Since June is National Safety Month, this is a great time in Pasadena and elsewhere around the country to consider possible safety features for homes where seniors are still in residence. If your senior loved one is living with you, or if you are a family senior and wish to keep living in the same household, it may be necessary to install some devices that will make it safer. One of the fundamentals of good senior care is ensuring that the residence is made safe for them since older people are more prone to accidents like slips and falls. At an older age, these accidents can be much more impactful than they might be for a younger person, so care must be taken to avoid such incidents. In this article, we’ll discuss some of the ways a residence can be made safer for seniors, so they can continue to enjoy the independence of living in familiar and comfortable surroundings.
Any room or area in the household that lacks adequate lighting is an invitation to an accident. Elderly people sometimes lack the sharpness of vision of their youth and don’t see things as well as they might. Darkness in an entryway is a good example of a situation that could lead to disaster because an obstruction can’t be seen clearly. It’s important to make sure every room, doorway, and hallway has good lighting so potential obstructions can be seen, and so there’s enough visibility to safely navigate through the area. Stairways and staircases are another prime area for accidents, so these need to be especially well-lit to accommodate the elderly.
If you live in a multi-story home, there will be times when senior loved ones have to climb those stairs, possibly to get to a bedroom, a bathroom, or for some other reason. When it’s necessary to climb the stairs, they need to be well lit, so steps can be seen and navigated safely. It is advisable to install handrails if they aren’t already in place, so seniors have something to hold onto while climbing. Without handrails, it’s much more likely that a senior might lose their balance, and suffer a fall. If possible, make sure that each step is clearly defined, so that the edge of the step can easily be seen.
The first thing you might think of as a bathroom improvement is installing grab bars in the shower or bath. While this is a great idea and very helpful, it’s not the only place where grab bars might be needed. Having one installed right by the toilet can be a godsend for elderly people who might have difficulty sitting or standing because they can offer support during the operation. It can also be easier for seniors to make use of a hand-held shower head rather than one that’s fixed in position. A hand-held shower allows them to direct the flow of water all over the body.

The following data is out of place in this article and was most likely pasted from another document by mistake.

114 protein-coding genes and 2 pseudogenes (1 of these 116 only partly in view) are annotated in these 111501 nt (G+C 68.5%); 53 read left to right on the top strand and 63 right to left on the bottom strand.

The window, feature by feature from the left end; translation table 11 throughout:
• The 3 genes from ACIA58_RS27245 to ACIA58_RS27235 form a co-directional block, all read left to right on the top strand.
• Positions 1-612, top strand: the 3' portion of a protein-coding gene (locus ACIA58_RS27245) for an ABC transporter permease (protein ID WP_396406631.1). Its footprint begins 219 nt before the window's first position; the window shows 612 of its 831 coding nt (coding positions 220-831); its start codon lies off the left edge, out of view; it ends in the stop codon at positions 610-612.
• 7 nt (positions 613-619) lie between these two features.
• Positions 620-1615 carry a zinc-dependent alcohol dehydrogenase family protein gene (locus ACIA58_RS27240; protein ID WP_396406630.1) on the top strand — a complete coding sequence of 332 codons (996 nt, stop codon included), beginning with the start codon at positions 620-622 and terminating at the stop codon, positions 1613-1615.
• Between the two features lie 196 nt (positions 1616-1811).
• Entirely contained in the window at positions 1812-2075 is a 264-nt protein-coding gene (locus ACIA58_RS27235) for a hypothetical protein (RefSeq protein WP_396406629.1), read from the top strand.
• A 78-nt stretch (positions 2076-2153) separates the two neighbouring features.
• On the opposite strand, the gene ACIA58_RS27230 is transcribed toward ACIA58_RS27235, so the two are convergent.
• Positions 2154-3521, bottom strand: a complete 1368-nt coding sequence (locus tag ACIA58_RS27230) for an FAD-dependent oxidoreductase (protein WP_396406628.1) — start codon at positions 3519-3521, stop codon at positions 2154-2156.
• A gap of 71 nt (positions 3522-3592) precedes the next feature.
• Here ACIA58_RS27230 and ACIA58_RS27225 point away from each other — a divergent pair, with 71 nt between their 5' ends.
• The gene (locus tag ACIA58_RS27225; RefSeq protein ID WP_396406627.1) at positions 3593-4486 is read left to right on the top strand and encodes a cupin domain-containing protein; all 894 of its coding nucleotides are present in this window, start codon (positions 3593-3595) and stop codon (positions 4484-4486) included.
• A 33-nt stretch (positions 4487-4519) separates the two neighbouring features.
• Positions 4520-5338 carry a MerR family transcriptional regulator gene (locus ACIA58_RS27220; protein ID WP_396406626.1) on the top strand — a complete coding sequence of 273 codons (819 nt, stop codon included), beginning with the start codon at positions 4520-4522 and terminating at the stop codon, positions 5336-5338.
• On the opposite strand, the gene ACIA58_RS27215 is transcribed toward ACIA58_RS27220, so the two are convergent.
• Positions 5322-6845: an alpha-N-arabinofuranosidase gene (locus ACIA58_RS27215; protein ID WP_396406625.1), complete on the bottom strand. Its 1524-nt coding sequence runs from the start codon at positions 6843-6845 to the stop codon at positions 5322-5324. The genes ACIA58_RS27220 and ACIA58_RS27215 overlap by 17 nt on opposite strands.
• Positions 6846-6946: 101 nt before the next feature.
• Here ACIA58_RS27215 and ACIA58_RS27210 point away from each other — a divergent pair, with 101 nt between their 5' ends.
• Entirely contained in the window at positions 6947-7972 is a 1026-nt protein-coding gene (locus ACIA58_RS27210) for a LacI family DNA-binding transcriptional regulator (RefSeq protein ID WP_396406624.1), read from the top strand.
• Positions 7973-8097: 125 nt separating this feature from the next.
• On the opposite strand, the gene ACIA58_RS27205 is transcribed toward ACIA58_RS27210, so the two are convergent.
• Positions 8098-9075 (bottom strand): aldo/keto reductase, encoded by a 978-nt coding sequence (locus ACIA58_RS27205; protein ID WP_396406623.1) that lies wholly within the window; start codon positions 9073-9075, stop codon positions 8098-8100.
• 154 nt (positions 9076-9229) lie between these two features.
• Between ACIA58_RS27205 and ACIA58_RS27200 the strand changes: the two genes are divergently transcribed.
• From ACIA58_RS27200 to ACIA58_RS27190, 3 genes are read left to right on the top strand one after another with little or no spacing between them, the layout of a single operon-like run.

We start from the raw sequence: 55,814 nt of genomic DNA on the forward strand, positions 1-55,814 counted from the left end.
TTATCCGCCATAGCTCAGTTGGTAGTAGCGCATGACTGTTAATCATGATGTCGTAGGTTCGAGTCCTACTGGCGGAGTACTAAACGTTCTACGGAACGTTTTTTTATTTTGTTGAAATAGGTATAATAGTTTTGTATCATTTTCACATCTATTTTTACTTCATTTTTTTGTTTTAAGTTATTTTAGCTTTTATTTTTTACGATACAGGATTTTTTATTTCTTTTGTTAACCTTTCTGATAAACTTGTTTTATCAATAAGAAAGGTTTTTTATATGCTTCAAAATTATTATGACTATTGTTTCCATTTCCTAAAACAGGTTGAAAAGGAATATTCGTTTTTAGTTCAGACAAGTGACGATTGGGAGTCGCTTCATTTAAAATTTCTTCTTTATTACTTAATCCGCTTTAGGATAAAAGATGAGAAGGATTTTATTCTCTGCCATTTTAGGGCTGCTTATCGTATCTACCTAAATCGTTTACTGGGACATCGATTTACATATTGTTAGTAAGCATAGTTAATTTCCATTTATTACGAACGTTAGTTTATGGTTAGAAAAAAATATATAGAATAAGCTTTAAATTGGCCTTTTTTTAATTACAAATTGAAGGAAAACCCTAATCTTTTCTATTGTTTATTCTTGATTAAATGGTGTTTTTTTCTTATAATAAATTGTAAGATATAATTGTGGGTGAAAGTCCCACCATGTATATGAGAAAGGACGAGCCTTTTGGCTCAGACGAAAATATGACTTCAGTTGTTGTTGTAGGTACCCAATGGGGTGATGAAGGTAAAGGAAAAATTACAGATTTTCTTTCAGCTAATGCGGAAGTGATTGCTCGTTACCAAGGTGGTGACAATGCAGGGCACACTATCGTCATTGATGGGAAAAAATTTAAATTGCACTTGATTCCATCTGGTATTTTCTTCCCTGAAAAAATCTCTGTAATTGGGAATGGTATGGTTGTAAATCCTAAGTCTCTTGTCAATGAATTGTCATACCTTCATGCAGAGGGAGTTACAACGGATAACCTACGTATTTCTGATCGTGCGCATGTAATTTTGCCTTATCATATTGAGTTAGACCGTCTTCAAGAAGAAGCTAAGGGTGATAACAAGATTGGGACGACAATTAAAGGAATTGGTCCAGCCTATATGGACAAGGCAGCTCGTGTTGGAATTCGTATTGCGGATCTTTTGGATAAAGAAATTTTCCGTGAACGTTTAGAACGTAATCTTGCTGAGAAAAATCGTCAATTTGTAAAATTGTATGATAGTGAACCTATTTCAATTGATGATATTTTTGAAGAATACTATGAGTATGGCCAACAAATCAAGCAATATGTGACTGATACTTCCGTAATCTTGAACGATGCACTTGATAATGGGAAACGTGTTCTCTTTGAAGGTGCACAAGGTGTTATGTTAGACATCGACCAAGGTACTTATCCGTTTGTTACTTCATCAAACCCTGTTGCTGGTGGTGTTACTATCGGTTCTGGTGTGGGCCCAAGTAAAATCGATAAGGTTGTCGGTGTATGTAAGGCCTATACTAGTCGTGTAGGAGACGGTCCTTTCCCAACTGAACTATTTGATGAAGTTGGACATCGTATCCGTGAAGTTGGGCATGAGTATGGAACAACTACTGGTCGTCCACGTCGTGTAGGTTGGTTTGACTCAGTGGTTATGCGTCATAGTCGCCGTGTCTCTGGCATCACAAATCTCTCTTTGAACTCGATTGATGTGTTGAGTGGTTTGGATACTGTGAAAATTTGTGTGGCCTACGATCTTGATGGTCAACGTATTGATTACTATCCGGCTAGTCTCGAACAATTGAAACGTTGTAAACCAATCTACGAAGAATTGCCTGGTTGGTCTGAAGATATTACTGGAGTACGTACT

As you might guess, slippery floors can be really dangerous for the elderly, especially since they may not have good balance, and are prone to slips and falls anyway. Area rugs can also be hazardous because they can easily move along the floor surface, and that could cause someone to slip right along with the rug. Wall-to-wall carpeting is safer of course, because it cannot be moved at all. If your elderly loved one uses a walker, you should make sure that the carpeting is not so thick that the walker will get caught up in it. In kitchens, there usually are no rugs, but flooring consists of straight tiles or linoleum. This is an area where you might want to place non-skid mats if your senior frequently goes in and out of the kitchen. And of course, all floors throughout the household should be kept free of obstructions and things that could possibly cause an accident to someone who may not see them in time.
Handles and doorknobs
You might not think of handles and doorknobs as a safety hazard, in truth, they really don’t present much of a danger. However, they can be extremely difficult to turn for someone troubled by arthritis, and it may even be so difficult as to be impossible. If possible, turning knobs and handles should be replaced by lever-style hardware that is easier for seniors to manage. Faucets can be a significant problem for seniors suffering from some kind of arthritic pain or other issues, so these should also have lever-style hardware rather than the traditional turning knobs.
This is another scenario that might not immediately come to mind when you’re trying to make your home safe for seniors in residence. By landing areas, we mean those places like entrances to the home. When a senior is at the doorway holding a package or anything else in their hands, it could cause a problem when they start fumbling around for keys, or just to get the door open with one unoccupied hand. To alleviate the danger here, just place a small bench right next to the door, so your loved one can rest the mail, packages, or groceries on the bench while either searching for keys or trying to open the door.
A little consideration beforehand can avert a great number of mishaps and can keep your household accident-free for senior loved ones.